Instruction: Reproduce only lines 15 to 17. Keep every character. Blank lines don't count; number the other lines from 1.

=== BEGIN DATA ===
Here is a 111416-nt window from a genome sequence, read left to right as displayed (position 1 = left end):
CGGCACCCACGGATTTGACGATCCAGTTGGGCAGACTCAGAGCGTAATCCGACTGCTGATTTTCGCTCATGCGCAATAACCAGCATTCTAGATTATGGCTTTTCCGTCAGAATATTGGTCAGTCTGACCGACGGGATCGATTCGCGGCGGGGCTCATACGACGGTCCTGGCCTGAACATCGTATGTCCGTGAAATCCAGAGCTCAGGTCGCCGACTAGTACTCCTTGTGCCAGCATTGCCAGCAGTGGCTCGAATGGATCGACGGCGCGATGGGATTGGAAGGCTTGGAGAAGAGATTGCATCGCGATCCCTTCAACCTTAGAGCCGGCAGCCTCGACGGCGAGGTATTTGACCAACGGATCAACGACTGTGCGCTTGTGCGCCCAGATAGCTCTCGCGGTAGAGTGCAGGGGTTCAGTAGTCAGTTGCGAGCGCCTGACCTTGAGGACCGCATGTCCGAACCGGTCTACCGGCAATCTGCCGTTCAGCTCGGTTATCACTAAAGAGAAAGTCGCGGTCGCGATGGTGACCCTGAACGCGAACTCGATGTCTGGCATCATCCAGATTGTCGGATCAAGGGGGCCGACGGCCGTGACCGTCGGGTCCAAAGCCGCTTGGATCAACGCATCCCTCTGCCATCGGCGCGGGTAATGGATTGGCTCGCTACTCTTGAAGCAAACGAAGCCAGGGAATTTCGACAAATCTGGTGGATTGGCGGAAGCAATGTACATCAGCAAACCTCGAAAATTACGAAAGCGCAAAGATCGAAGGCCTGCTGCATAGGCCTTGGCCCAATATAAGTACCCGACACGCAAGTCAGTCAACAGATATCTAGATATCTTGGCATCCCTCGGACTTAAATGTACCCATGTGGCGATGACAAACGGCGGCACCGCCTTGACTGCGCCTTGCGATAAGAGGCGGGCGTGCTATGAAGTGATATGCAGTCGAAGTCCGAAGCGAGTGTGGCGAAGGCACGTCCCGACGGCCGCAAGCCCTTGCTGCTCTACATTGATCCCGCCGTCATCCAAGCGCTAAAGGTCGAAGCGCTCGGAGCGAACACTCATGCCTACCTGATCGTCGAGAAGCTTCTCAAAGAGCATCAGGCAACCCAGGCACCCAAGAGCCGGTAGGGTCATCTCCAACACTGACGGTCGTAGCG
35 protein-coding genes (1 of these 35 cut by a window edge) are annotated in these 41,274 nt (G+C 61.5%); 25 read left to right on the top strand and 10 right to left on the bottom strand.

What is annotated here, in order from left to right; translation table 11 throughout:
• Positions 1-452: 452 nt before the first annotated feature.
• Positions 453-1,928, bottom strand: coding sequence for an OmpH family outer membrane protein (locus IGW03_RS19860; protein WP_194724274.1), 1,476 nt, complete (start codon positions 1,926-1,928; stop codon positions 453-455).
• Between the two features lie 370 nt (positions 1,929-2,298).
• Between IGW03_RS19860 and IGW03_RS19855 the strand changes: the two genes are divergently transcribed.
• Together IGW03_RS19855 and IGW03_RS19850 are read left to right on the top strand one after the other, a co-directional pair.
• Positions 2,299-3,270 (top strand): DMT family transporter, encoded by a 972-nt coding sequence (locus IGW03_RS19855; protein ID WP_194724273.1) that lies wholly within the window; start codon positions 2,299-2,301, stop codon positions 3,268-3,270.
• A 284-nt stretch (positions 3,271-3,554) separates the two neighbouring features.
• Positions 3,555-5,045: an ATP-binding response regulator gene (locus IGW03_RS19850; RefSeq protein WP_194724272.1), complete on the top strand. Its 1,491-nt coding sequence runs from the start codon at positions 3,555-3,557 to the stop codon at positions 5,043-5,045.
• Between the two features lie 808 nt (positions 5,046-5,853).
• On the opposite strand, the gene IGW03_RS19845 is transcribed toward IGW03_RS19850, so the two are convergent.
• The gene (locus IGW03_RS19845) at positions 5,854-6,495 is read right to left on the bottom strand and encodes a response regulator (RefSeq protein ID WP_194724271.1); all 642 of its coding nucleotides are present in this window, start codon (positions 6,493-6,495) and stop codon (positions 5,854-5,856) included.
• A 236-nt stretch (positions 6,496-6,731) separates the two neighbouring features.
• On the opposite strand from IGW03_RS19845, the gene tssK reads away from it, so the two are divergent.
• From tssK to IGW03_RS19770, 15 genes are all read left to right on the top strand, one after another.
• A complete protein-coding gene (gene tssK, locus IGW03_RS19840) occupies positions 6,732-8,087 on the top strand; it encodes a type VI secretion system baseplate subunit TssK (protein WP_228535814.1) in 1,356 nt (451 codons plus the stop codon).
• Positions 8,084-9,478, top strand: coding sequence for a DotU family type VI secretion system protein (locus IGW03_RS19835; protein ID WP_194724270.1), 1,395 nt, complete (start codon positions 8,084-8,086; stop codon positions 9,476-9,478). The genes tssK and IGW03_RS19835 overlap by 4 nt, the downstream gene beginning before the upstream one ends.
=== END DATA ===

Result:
• The gene (locus IGW03_RS19845) at positions 5,854-6,495 is read right to left on the bottom strand and encodes a response regulator (RefSeq protein ID WP_194724271.1); all 642 of its coding nucleotides are present in this window, start codon (positions 6,493-6,495) and stop codon (positions 5,854-5,856) included.
• A 236-nt stretch (positions 6,496-6,731) separates the two neighbouring features.
• On the opposite strand from IGW03_RS19845, the gene tssK reads away from it, so the two are divergent.